Jesuit Missions works with poor and marginalised people around the world by promoting social justice, building bridges between communities and accompanying those working on the missions. Recent projects include: providing a clean water supply for a school in India; translating the New Testament into Wapishana for Amerindian people in Guyana for the first time; and supporting the work of Zambuko House, a refuge for street children in Harare.
Founded on the Roman Catholic principle of service and helping others, the St. John’s Holidays for Children Trust is a small charity that runs two annual holidays for children with special needs in the Thames Valley Area. Kids’ Week, as the holidays are known, give parents a break from childcare and the children a week of adventure and exploration. St. John’s Beaumont hosts one of the two week long holidays during the Easter break, with boys and their families invited to get involved and help out.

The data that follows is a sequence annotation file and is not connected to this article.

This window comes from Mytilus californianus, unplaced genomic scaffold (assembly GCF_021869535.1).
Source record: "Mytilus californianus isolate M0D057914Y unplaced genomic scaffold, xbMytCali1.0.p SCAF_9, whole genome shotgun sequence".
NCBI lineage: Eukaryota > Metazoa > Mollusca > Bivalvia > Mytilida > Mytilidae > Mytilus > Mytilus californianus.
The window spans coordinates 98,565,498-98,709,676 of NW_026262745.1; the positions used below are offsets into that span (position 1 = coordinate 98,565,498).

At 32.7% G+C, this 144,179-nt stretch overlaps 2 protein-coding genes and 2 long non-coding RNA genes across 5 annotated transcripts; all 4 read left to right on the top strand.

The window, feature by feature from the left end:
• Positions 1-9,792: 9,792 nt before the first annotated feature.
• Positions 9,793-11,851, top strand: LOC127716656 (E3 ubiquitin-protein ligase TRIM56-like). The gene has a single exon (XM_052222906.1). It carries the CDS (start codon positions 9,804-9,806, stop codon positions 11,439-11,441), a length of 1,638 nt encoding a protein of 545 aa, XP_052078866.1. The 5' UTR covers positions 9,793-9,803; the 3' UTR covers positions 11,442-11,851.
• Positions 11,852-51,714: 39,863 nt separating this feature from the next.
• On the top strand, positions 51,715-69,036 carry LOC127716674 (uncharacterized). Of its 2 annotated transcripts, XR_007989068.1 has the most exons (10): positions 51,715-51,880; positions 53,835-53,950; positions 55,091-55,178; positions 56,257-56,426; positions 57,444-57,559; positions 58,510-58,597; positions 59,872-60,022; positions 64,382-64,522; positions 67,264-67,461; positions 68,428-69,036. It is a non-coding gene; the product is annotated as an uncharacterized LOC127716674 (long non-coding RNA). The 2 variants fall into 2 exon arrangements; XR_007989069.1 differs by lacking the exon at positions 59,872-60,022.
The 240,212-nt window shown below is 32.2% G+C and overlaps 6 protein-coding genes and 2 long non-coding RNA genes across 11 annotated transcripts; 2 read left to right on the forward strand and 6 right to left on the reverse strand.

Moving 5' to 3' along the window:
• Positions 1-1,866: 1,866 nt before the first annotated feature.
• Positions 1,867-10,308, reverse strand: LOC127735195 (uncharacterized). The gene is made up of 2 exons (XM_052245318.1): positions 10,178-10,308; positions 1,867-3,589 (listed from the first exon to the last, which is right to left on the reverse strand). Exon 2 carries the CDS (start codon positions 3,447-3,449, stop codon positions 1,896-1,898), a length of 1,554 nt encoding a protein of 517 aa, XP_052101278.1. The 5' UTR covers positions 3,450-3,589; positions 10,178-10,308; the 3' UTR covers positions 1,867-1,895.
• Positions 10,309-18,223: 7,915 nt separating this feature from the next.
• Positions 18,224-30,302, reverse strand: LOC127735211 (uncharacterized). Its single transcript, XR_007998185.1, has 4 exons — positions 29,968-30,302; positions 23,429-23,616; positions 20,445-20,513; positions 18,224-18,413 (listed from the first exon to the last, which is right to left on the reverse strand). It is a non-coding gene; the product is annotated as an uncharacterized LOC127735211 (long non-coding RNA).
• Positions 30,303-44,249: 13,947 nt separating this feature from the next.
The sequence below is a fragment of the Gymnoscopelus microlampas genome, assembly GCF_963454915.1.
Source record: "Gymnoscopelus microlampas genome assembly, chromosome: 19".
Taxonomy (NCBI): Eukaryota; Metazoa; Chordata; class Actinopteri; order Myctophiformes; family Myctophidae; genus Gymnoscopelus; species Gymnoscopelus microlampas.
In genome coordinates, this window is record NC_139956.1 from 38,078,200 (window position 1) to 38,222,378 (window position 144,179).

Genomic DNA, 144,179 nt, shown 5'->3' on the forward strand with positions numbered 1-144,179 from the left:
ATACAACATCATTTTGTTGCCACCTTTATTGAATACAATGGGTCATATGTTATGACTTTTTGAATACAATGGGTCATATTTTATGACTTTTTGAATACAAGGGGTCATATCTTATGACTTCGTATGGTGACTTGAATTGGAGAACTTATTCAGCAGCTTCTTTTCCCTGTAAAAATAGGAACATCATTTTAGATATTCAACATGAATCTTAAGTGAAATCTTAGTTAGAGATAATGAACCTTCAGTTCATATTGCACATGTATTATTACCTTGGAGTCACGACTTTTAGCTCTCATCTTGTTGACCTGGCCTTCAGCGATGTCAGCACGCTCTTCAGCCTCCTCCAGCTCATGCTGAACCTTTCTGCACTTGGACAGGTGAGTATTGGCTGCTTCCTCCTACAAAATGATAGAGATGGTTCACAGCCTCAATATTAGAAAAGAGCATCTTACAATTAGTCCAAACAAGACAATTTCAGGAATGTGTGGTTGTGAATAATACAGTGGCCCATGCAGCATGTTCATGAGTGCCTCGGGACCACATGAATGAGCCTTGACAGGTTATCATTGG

This year we have opted to share the funds raised for the teachers’ charity between three different causes.
Every week in the UK at least 12 young people die of undiagnosed heart conditions. Since its formation in 1995, Cardiac Risk in the Young (CRY) has been working to reduce the frequency of young sudden cardiac death (YSCD). CRY supports young people diagnosed with potentially life-threatening cardiac conditions and offers bereavement support to families affected by YSCD. CRY promotes and develops heart screening programmes and funds medical research. CRY publishes and distributes medical information written by leading cardiologists for the general public. CRY funds specialist referral, screening and cardiac pathology services at leading UK hospitals.